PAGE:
Unveiling the realities of synthetic respondents - Part One

11 May

Part one in a three-part series that explores synthetic respondents and their impact on the market research industry.

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unveiling the realities of synthetic respondents

A cottage industry selling survey-like AI-generated data will have you believe a revolution is taking shape. But they should hold their horses.

The name synthetic respondents is of course a misnomer. Unlike respondents (i.e. real people), synthetic respondents are answers generated by large language models (or as you will learn in this series, by some other unspecified methodology). However, the synthetic respondent industry and  some in academia are presenting it as a legitimate research method, overplaying its applicability. 

In this three-part series, I will begin with an introduction to how synthetic respondents are normally generated. Next, I will examine the reliability and validity of synthetic respondents and cover the sources of error involved. And finally, I will discuss the allure of synthetic respondents and the effects of this trend specifically on the market research industry. This first article will give an introduction to synthetic respondents, explaining how they work.

How do synthetic respondents work
Synthetic respondents are artificial survey responses generated with large language models (LLMs).

From the research user perspective, reports generated using synthetic responses have the same shape and form as reports based on real data. They are typically structured around survey questions. They purport to have a certain number of responses. The same types of analysis like tabulation, correlation, multidimensional scaling, and so on can be performed on them. 

Generating responses from LLMs takes a fair bit of preparation (i.e. building out a platform that does that), but then only a few minutes per each new report. Typically, synthetic respondent sellers will use prompts like this (example prompting of GPT 3.5):

Example prompting of GPT 3.5 for generating synthetic responses

Pre-prompt: You are a 45 year old mother of three children. You eat bread for breakfast, you eat spaghetti for lunch and you like to vary your meals for dinner. Your budget for everything is limited because you are on government allowance. Next please answer several questions asked of you. In giving answers you will strictly follow the required format and will not add any additional words.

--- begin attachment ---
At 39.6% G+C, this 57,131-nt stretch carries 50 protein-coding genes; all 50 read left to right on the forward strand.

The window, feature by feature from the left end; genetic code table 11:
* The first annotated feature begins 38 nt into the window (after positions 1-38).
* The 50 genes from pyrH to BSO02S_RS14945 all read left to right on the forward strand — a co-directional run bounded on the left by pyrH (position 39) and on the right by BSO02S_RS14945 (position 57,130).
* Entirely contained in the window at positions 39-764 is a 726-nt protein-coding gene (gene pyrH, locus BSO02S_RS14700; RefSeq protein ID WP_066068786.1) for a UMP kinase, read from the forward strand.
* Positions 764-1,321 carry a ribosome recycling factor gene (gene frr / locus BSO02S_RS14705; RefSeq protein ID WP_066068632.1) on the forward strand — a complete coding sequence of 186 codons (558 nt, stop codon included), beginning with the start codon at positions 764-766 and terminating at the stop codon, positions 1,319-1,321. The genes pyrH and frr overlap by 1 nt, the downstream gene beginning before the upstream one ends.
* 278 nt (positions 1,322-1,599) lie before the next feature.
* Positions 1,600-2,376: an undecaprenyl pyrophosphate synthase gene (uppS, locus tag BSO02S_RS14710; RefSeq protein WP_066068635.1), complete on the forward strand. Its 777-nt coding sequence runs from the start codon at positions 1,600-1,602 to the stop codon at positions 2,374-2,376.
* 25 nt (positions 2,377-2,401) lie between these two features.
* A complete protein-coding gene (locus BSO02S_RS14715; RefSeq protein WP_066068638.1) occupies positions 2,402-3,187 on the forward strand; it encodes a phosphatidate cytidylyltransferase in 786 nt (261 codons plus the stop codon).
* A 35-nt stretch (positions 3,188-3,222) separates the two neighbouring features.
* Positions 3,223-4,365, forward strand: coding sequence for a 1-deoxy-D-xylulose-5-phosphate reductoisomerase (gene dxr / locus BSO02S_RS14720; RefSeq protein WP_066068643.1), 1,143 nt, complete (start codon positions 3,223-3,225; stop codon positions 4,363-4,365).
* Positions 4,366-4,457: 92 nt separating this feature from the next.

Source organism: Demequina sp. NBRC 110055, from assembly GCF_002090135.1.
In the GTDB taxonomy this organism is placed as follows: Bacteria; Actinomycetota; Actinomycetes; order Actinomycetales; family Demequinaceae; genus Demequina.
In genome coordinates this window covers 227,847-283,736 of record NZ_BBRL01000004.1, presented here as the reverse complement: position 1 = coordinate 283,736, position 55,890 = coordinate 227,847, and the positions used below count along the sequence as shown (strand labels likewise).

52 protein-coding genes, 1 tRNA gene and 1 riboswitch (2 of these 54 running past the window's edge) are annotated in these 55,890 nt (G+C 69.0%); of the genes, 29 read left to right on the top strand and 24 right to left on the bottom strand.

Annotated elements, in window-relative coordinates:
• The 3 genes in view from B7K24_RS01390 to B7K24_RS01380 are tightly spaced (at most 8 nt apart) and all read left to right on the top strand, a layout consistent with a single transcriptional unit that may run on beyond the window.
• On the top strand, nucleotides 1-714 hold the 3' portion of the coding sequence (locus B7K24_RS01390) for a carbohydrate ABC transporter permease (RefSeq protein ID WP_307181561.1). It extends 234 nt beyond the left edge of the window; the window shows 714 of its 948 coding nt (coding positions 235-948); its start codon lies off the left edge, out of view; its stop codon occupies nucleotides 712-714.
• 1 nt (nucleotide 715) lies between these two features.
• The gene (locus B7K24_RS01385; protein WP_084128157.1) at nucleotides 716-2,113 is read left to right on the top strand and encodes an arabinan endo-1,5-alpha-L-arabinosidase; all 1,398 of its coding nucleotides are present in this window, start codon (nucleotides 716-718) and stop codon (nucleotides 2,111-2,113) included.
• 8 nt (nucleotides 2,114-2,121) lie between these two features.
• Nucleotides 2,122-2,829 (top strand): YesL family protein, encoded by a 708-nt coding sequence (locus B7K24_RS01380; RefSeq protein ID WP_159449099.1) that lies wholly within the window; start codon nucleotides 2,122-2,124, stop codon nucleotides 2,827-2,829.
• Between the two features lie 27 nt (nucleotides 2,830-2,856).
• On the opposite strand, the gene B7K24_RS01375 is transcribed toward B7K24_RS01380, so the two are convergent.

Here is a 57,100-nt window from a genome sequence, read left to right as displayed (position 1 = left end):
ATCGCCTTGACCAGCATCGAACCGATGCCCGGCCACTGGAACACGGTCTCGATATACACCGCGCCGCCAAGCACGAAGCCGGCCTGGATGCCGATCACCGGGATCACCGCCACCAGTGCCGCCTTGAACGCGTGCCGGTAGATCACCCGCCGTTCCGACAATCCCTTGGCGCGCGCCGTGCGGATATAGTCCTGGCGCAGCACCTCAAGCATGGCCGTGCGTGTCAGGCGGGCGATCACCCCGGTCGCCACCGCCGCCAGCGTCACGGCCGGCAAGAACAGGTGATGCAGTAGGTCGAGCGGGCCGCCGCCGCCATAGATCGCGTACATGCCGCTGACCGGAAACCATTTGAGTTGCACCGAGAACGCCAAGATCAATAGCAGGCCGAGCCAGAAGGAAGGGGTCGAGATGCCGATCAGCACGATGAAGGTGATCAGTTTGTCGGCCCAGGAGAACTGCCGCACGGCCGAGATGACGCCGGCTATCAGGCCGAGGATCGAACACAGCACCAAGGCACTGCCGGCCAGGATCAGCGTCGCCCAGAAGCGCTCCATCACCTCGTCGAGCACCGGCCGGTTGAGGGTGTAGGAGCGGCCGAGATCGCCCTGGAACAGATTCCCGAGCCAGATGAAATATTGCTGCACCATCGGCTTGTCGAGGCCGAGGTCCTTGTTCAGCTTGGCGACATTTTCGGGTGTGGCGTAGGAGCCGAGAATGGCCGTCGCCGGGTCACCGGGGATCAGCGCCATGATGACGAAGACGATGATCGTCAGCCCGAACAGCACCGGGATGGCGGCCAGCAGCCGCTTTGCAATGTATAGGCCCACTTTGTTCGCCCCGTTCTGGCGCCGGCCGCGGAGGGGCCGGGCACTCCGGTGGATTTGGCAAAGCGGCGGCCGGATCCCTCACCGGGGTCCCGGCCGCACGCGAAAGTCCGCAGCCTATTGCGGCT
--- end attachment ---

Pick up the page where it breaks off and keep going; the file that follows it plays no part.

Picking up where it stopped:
Prompt: How many loaves of bread do you buy per week? (Response format: Numeric)

LLM completion: 2

Prompt: What types of bread do you normally buy? 1. White bread 2. Wholemeal bread 3. Rye bread 4. Other type of bread (Response format: Integer corresponding to the selected option)

LLM completion: 1

Prompt: Describe the taste of the bread that you like the most. (Response format: Open-ended text response up to 255 characters)

LLM completion: Soft, fluffy, and slightly sweet, with a light crust.

This process is repeated multiple times with slight variations of the pre-prompt to match different demographic segments. 

Fine-tuning of models. Some companies claim to “train” (by which they typically mean “fine-tune”) large language models based on people’s answers to past surveys. Thus, they either:

  1. Create a version of an LLM (such as Llama) for each personality that they pretend to represent. However, this approach would be expensive, making it unlikely that companies would pursue this method.

  2. Create a single fine-tuned LLM instance that combines different respondent demographics and personalities into one model. This method poses legal risks, as if they receive a “right to be forgotten” request, they would be obligated o delete the whole model.

In fairness, both options are also a legal risk because it is not likely the original respondents consented to such processing of their responses.

After learning about how synthetic respondents work, you might ask: Why are they bothering with individual response generation, when they can just use AI to generate the final report? The main reason is to provide internal consistency of the results. If you want to have count analysis on synthetic responses, you can. If you want correlations, you can. If you want any other types of analysis, you can too.    

We’ve all been trained at school to think that internal consistency is a marker of the quality of intellectual labour. Fake response generation exploits that view.

In the next instalment of this series, we will delve deeper into the issues surrounding synthetic respondents, exposing their fundamental unreliability and invalidity, as well as exploring the various sources of error that can arise when using these artificial datasets.

For a full list of references and appendices, view the original article here: https://conjointly.com/blog/synthetic-respondents-are-the-homeopathy-of-market-research/